Creating a Career Path for the User Experience Designer: A Competency Model

Session Title

Creating a Career Path for the User Experience Designer: A Competency Model


Ann Supawanich, Schematic

Session Type: Presentation

User Experience Design is emerging as the key discipline that separates successful companies from also-ran organizations. With globalization well on its way, there are more players in all markets willing to compete on price alone. If companies can’t or don’t want to participate in this race to the bottom, they must differentiate themselves and their products based upon the quality of the user experience that they deliver. Technology is an integral part in this differentiation, with the newfound realization that interface is everywhere, from digital picture frames to car dashboards to washer/dryers.

In this brave new world, User Experience Designers are challenged to continuously build their skills to stay ahead of the ever-changing business landscape, to be the critical point of integration between business strategy and technical implementation, between visual design and user-accessible production.

At Schematic, we take User Experience Design seriously; our team of UX Designers is one of our key competitive advantages. We have taken the time to understand what makes a successful UX Designer and to manage the growth of our UX Designers in their career path. In fact, we have identified 6 core competencies to hire, to grade, and to grow our talent.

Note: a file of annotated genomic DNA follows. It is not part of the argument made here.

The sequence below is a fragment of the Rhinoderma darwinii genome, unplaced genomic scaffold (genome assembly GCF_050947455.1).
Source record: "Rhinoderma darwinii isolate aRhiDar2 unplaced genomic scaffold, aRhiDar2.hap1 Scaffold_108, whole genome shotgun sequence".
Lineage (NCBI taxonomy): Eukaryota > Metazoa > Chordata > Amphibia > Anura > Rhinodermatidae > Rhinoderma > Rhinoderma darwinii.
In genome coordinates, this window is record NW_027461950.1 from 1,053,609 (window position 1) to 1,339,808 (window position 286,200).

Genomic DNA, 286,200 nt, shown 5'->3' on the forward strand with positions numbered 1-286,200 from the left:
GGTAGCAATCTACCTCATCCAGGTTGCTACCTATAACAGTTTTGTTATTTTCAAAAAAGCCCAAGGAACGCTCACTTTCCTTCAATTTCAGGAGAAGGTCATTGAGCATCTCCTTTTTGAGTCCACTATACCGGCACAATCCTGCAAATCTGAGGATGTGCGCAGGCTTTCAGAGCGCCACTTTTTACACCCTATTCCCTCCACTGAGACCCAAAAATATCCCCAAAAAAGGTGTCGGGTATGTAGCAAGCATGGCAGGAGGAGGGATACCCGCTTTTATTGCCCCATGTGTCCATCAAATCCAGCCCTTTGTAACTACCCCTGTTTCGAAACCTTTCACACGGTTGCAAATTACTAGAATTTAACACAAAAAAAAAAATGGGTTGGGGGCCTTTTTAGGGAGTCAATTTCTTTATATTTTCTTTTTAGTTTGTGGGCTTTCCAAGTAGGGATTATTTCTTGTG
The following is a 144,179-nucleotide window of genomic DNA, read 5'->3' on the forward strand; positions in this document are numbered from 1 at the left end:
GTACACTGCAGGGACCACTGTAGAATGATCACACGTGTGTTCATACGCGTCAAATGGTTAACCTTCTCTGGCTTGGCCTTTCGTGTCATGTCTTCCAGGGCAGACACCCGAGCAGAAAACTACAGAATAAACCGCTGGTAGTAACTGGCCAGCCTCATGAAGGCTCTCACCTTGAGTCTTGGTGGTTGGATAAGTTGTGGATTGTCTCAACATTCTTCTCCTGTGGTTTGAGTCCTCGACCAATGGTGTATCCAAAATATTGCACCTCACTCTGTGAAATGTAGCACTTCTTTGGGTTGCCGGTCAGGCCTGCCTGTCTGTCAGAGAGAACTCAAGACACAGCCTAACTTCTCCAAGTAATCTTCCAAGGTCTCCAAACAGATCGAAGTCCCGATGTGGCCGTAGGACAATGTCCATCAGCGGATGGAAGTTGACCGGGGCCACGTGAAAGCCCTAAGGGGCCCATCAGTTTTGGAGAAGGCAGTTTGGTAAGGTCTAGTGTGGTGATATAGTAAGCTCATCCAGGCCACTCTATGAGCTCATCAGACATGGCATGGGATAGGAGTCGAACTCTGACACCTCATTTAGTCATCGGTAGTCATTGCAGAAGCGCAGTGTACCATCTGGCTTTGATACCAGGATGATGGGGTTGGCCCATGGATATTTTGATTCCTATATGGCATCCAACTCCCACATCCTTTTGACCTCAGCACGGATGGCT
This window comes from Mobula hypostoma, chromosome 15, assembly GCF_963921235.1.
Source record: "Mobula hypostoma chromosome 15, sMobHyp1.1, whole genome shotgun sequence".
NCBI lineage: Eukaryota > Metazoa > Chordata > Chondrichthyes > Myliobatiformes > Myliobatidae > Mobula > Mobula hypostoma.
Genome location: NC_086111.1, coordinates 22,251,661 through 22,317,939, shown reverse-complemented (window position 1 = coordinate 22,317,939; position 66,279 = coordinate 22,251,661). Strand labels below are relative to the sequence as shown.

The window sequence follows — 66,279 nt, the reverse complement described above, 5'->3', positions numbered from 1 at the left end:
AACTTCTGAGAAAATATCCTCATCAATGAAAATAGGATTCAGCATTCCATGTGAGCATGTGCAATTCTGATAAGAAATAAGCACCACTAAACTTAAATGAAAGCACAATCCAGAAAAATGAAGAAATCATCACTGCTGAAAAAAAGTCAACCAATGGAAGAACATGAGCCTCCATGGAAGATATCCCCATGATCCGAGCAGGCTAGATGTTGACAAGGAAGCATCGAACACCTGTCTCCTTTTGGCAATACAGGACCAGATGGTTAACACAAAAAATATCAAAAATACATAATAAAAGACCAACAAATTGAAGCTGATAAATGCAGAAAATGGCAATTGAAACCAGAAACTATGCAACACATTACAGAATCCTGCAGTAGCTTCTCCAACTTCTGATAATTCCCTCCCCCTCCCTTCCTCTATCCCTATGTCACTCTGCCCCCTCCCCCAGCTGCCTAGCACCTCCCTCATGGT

Ann Supawanich is Vice President of User Experience Design at Schematic, where she manages a motley crew of twenty multi-platform UX designers. Schematic UX designers develop cutting-edge interfaces for clients such as Sony, Comcast, Time Warner, Samsung, Nokia, and Qualcomm, on platforms ranging from internet screens to portable applications to interactive environments.

She focuses on introducing User Experience Design principles into the boardroom, weaving a user-centered perspective into clients’ business strategy. Ann is passionate about evangelizing user centered thinking in all walks of life, hopefully making for a more human-scale world.

Ann also teaches User Experience Design at UCLA Extension. She is a graduate from the Institute of Design at the Illinois Institute of Technology in Chicago.

One Comment

  1. Posted September 21, 2009 at 5:20 pm

    Too general (UX). Not interaction design focused enough.